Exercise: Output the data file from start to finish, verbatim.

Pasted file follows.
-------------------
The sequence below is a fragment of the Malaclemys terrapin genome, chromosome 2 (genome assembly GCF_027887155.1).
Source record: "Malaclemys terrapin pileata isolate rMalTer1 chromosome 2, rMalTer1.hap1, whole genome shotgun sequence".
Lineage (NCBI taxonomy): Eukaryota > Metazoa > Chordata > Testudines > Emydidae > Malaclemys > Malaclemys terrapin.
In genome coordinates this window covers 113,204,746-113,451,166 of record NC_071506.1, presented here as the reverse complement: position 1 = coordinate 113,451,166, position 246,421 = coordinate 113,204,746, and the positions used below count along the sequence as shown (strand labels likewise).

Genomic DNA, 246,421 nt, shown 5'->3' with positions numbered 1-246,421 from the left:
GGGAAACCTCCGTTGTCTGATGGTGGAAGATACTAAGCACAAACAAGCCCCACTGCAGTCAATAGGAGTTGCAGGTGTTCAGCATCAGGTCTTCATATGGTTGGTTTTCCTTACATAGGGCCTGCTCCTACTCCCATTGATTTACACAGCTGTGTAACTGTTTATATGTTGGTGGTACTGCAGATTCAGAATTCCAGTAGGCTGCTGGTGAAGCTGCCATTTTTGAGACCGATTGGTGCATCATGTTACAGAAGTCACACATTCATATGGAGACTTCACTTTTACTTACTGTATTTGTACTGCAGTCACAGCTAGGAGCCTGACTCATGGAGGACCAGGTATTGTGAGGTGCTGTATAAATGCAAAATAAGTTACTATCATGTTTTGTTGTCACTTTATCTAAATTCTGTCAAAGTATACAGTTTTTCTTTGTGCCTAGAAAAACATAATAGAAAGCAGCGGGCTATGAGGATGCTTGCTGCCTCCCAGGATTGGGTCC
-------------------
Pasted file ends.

The sequence below is a fragment of the Malaclemys terrapin genome, chromosome 2 (genome assembly GCF_027887155.1).
Source record: "Malaclemys terrapin pileata isolate rMalTer1 chromosome 2, rMalTer1.hap1, whole genome shotgun sequence".
Lineage (NCBI taxonomy): Eukaryota > Metazoa > Chordata > Testudines > Emydidae > Malaclemys > Malaclemys terrapin.
In genome coordinates this window covers 113,204,746-113,451,166 of record NC_071506.1, presented here as the reverse complement: position 1 = coordinate 113,451,166, position 246,421 = coordinate 113,204,746, and the positions used below count along the sequence as shown (strand labels likewise).

Genomic DNA, 246,421 nt, shown 5'->3' with positions numbered 1-246,421 from the left:
GGGAAACCTCCGTTGTCTGATGGTGGAAGATACTAAGCACAAACAAGCCCCACTGCAGTCAATAGGAGTTGCAGGTGTTCAGCATCAGGTCTTCATATGGTTGGTTTTCCTTACATAGGGCCTGCTCCTACTCCCATTGATTTACACAGCTGTGTAACTGTTTATATGTTGGTGGTACTGCAGATTCAGAATTCCAGTAGGCTGCTGGTGAAGCTGCCATTTTTGAGACCGATTGGTGCATCATGTTACAGAAGTCACACATTCATATGGAGACTTCACTTTTACTTACTGTATTTGTACTGCAGTCACAGCTAGGAGCCTGACTCATGGAGGACCAGGTATTGTGAGGTGCTGTATAAATGCAAAATAAGTTACTATCATGTTTTGTTGTCACTTTATCTAAATTCTGTCAAAGTATACAGTTTTTCTTTGTGCCTAGAAAAACATAATAGAAAGCAGCGGGCTATGAGGATGCTTGCTGCCTCCCAGGATTGGGTCC